[[Image:Bridegroom.jpg|thumb|right|Christ the Bridegroom icon]]
'''Christ The Bridegroom''' comes from the central figure in the parable of the ten Virgins (Matthew 25: 1-13); [[Christ]] is the divine ''Bridegroom of the Church''. This title is suggestive of His divine presence and watchfulness (
‘’’"Behold the Bridegroom comes in the middle of the night ..." ’’’) during [[Holy Week]].
The '''Bridegroom''' is also the name given to the central icon used in '''The Service of the Bridegroom'''. The '''Bridegroom''' icon and service has been more commonly known as '''"O Nymphios"''' but over the last decade, this title has caused much confusion to the ever-growing English speaking christian population.
During the first service, '''Palm Sunday''' evening, the priest carries the [[icon]] of ''Christ the Bridegroom'' into the church. We sing the ''Hymn of the Bridegroom'' during this procession, and the icon is brought to the front of the church and remains there until Holy Thursday. In the icon, we behold our Christ as the Bridegroom of the Church, bearing the marks of His suffering, yet preparing the way for a marriage Feast for us in His Kingdom. He is dressed in the icon according to the mockery of the Roman guards just prior to his crucifixion.
*The crowns - The crown of thorns are a symbol of His marriage to the [Church].
*The rope - the rope symbolises our bondage to sin, death and corruption which was loosed only when Christ opened His arms on the Cross. This is highlighted in the Third [Ode] of the[Canon] of [Holy Friday] - ''You have stretched forth Your hands, O Saviour, and gathered the things dispersed of old; and by Your burial in the linen and the grave You have loosed the captives, who shout, "There is none who is Holy apart from You, O Lord."''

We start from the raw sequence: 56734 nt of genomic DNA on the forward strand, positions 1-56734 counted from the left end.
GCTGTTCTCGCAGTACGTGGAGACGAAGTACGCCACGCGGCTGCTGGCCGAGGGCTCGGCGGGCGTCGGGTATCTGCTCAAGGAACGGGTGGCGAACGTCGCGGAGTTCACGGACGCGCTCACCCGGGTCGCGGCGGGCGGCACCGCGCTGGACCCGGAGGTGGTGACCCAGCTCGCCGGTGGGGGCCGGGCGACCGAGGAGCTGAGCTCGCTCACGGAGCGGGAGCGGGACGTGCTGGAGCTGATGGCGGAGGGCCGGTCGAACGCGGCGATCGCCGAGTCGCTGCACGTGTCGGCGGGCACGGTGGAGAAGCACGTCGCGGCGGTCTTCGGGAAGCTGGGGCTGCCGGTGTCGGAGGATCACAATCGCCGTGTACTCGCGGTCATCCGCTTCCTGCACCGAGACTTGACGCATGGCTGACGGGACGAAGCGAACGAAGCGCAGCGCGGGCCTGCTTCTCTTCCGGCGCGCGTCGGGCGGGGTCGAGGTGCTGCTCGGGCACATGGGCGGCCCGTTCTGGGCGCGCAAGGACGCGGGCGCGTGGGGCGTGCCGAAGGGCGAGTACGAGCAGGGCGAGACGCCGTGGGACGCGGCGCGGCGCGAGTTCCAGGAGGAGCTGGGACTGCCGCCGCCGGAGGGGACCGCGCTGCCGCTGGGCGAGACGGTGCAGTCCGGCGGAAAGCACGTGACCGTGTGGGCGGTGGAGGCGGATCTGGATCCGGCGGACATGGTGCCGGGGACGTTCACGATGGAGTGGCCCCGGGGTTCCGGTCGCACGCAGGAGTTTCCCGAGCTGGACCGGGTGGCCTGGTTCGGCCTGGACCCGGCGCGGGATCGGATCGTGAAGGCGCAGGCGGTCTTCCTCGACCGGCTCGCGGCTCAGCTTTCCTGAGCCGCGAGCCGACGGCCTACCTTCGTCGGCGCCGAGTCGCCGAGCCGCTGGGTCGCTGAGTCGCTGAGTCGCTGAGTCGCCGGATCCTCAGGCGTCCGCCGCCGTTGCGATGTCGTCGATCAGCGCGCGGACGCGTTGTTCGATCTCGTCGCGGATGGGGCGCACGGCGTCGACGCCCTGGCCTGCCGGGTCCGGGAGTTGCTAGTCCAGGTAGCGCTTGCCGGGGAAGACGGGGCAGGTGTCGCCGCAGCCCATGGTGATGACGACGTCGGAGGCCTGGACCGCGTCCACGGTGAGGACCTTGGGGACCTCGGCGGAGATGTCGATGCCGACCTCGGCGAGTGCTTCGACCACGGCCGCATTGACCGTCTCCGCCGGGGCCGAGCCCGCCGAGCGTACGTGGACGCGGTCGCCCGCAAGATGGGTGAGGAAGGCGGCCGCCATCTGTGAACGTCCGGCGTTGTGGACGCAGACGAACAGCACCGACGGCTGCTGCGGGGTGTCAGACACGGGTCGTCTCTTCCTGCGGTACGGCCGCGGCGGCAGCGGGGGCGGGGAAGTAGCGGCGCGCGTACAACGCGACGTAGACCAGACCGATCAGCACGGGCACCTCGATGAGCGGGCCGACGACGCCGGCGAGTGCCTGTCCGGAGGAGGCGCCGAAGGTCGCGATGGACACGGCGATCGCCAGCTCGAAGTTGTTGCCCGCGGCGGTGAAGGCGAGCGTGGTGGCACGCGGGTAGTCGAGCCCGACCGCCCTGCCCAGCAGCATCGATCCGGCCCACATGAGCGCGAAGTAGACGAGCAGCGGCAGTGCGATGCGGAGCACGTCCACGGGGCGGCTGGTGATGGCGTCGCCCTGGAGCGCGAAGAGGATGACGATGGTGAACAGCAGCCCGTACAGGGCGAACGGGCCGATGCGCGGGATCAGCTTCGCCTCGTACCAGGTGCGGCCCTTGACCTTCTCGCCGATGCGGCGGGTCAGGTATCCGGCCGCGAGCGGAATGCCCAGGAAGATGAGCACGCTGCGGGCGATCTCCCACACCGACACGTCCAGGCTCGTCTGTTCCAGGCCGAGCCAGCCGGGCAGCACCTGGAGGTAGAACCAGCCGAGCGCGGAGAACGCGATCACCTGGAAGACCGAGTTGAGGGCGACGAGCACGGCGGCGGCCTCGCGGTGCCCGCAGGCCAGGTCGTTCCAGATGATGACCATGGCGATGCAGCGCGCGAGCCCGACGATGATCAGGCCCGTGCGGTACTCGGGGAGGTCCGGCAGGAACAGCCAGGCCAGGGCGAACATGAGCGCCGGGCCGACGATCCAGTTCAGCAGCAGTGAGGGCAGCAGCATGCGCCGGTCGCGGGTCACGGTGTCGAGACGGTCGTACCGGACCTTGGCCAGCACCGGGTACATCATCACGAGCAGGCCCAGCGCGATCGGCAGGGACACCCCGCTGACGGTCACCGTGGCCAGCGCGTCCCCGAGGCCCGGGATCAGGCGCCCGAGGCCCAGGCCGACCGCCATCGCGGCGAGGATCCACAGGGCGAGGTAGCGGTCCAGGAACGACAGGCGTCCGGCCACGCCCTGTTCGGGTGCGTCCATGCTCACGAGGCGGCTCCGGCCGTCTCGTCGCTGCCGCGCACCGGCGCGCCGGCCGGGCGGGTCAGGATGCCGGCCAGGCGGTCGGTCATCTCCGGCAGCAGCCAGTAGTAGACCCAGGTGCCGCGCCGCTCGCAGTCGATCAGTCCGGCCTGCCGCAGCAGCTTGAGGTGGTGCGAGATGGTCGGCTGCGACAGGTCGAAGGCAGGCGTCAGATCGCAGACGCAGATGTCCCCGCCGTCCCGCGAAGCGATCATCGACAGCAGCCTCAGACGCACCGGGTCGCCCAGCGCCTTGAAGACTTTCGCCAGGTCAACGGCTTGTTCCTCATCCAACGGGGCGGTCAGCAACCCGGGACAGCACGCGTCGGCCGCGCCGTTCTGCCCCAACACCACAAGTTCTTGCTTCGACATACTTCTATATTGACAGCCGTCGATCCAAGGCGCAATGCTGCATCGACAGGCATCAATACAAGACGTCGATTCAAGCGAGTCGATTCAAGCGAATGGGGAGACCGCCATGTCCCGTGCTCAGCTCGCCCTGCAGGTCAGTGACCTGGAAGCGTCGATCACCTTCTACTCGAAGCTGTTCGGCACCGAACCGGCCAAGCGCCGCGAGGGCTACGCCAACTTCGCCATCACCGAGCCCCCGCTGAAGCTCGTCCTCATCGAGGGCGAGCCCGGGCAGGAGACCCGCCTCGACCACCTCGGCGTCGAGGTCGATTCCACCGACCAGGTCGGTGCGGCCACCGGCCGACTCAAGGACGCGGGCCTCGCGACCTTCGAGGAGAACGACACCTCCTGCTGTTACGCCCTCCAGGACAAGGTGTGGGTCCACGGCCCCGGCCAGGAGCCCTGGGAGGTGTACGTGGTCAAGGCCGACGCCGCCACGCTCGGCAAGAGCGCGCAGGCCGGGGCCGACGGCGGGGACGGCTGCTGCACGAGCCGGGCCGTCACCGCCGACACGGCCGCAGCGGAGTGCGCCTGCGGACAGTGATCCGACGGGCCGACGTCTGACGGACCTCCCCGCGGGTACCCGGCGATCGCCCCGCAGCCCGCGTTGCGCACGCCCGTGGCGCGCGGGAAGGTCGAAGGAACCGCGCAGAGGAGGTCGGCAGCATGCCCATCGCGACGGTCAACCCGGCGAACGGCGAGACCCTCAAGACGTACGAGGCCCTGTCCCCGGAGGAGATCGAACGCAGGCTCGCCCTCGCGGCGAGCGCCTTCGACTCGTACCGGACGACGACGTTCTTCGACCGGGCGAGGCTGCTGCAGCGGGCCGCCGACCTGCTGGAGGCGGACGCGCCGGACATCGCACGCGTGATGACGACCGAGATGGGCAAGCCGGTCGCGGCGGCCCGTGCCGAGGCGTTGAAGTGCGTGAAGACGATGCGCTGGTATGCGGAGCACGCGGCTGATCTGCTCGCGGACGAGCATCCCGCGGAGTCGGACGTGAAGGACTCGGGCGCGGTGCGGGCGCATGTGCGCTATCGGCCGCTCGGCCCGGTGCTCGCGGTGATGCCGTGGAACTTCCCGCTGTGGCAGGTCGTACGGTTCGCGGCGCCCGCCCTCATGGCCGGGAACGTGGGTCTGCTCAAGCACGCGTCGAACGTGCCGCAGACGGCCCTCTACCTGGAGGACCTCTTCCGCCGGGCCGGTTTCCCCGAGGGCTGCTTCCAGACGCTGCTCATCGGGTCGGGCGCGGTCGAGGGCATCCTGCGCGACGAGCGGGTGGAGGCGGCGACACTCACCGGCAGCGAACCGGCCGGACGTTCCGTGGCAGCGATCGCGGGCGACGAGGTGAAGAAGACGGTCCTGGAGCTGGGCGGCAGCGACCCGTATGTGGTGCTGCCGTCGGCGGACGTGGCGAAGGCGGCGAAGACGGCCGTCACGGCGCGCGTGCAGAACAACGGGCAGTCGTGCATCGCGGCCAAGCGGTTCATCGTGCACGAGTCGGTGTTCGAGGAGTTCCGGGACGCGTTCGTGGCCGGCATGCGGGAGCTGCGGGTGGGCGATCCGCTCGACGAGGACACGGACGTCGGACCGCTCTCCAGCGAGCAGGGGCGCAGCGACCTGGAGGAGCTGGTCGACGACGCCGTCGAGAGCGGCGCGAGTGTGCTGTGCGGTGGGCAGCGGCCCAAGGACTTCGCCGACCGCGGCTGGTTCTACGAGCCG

*The reed - a symbol of His humility; God rules his kingdom with humility.
On '''Holy Monday''', the Blessed Joseph, the son of Jacob the Patriarch, is commemorated because he is seen as a prototype of Christ.
Joseph was betrayed by his brothers, thrown into a pit and sold into slavery by them. In the same way, our Lord was rejected, betrayed by His own, and sold into the slavery of death and like Joseph forgave and spared his brothers during the famine when they came to him, so too, [Jesus] [Christ] offers himself as a sacrifice and forgives all those who come to him in faith.
The Gospel reading for the day is '''The Barren Fig Tree''', which Christ cursed and withered because it bore no fruit. The fig tree is representative of those who have heard God's word, but who fail to bear the fruits of faith. Originally the withering of the fig tree was a testimony against those Jews who rejected God's word and His Messiah. However, it is also a warning to all people, in all times, of the importance of not only hearing the God's word, but putting it into action.